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of omar's comments in her district. explain her district and who she represents. guest: sure, good morning. ilhan omar represents minnesota's fifth congressional district, basically minneapolis and the western twin cities suburbs. upperludes the concentration of jews in the upper midwest and refer to themselves sometimes as the frozen chosen, senator like al franken, the cohen brothers, also minneapolis as a city that is ratio leanne ethnically -- racially and ethnically diverse. in includes a very large and , which somali population is what brought ilhan omar to minnesota. the only reason she is in
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congress is because keith ellison decided not to run for reelection and read to our open seat in the state attorney general's office. omar prevailed in that and that is how she ends up in washington. host: what has been the reaction from her constituents to the comments she made? guest: in some ways, it has .irrored the national reaction you have many of people offended and surprised and some coming to her defense. it has definitely been notable, the reaction against her from many, not all, but many jewish herers and this includes fellow elected officials here in minnesota in the state legislature. this goes back sometime. before the primary she won that lead to her inevitable election in a very liberal district,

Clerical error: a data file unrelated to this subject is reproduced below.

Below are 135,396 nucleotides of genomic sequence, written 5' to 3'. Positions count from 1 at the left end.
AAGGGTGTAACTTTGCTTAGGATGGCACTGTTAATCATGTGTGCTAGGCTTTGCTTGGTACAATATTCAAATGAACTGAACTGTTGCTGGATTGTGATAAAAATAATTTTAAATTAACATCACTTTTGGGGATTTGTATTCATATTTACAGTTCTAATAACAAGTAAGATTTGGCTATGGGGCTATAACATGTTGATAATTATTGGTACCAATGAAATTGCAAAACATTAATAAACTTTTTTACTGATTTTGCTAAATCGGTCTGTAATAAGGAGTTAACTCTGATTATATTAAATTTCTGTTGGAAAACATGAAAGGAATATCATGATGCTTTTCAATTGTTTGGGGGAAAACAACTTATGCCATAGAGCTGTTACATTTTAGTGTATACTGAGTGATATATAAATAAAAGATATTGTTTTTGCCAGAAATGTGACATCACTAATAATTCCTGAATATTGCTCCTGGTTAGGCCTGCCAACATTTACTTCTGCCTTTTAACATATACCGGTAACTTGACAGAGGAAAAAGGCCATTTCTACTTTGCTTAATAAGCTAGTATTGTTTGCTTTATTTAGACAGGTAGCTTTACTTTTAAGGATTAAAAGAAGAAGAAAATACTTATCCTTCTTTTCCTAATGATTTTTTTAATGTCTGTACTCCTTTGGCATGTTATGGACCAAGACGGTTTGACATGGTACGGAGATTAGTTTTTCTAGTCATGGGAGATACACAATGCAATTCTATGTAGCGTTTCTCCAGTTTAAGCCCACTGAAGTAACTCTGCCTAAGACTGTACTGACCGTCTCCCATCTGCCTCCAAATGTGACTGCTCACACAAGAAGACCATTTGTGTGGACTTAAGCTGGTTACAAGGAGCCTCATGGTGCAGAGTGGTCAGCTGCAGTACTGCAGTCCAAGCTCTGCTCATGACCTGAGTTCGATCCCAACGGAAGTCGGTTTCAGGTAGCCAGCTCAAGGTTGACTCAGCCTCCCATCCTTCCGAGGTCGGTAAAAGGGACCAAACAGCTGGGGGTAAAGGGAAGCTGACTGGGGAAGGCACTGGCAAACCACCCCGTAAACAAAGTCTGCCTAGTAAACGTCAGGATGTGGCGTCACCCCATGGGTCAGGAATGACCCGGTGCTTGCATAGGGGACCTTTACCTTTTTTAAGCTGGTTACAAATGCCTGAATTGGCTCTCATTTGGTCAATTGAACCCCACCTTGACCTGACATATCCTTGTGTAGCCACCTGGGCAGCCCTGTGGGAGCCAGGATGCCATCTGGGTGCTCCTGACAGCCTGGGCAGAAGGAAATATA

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there were concerns among a number of jewish leaders that she had expressed anti-semitic remarks previously involving seeing a tweet that israel hypnotized the world and's every other-- and several remarks. they had a meeting going back a year ago, 2000 -- before she was elected and they sat down and had a lengthy conversation. that was the first in what turned into a number of meetings with local jewish leaders specifically and they have become increasingly -- in the words of one officials, -- exasperated with her. her reservoir of goodwill had been used up. they have gone through criticizing her remarks basically saying we are done with her. i should note that is not the universal reaction. many in the somali community are